If one bothers to investigate, not that it’s worth your time, Nora Hillary is a background character in her own family, let alone that of the town of Aurora.
As one of 9 children Nora is likely the least interesting of them all. Never married she worked in a bank, as an assistant accountant as well as a treasurer for a church. She enjoyed watching M.A.S.H. and Front Page Challenge on TV……oh my god I can’t go on. This record of a life lived to the fullest is just way too riveting.
The fact that the Aurora Historical Society considered it a worthwhile endeavor to expend resources on an exhibit from what some bint hoarded away in her attic illustrates their disconnect in addressing piss-poor visitor engagement.
Not having any major financial worries allowed Nora to travel.
Just picture the hoards of door crashers lining up to fork over $3 for the privilege of perusing the contents of Nora’s suitcase.
The picture above is the cover of Lisl Weil’s 1974 book.
Lisl Weil a children’s author and illustrator, is the exact opposite of Snore-a Hillary. Born in Vienna, Austria in 1901, and it was during her Austrian childhood that Weil gained her first interest in the arts, particularly in music and the visual arts.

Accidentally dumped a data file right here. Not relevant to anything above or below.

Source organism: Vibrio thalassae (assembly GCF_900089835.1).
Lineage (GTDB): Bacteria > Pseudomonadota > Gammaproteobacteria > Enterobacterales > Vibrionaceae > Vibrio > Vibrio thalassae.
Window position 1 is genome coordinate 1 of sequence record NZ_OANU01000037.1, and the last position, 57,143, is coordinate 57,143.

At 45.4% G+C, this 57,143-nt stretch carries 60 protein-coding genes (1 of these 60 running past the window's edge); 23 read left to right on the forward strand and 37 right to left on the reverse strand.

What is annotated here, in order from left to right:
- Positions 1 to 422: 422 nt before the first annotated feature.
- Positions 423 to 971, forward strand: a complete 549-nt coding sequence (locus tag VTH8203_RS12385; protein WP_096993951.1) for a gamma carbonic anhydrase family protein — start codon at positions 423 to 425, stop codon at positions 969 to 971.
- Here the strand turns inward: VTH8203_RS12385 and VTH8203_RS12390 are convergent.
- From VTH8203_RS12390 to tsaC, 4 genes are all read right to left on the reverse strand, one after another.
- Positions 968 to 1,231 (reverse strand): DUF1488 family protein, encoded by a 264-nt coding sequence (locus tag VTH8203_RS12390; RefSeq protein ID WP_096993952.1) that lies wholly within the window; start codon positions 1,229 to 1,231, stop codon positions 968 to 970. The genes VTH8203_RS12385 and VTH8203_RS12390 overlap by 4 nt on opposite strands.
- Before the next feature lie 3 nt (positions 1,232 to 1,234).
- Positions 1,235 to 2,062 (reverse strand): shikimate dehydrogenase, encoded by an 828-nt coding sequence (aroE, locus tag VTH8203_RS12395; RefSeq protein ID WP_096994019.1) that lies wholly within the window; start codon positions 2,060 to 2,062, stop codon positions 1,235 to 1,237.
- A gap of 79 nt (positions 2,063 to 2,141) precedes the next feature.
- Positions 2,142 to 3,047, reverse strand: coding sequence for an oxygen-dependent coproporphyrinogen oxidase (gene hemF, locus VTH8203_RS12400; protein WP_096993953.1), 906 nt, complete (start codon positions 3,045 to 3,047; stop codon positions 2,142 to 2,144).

Lisl Weil illustrated over 100 books, many of which she wrote. She involved herself in performance art and created life-size drawings that were choreographed to move rhythmically to a musical score. Weil was also involved in the television and film industries; one of her children’s stories was made into a movie and she had a weekly television show for children during 1963-1964.
Let’s just say you had kids that are on summer break and are looking for something interesting to do and you want to expose them to some local history. Not a foreign scenario for myself. What are the chances you’re going to convince said kids to blow $3 each on a stodgy, fresh out of mothballs exhibit of trinkets from some Golden Girls watching spinster?
Reading through Weil’s books are a far more attractive alternative, and guaranteed to provide a far more memorable experience.
Another book, this one from the non-fiction shelf : the Anarchist’s Guide to Historic House Museums also delves into what is required in providing memorable experiences.
Here’s the description: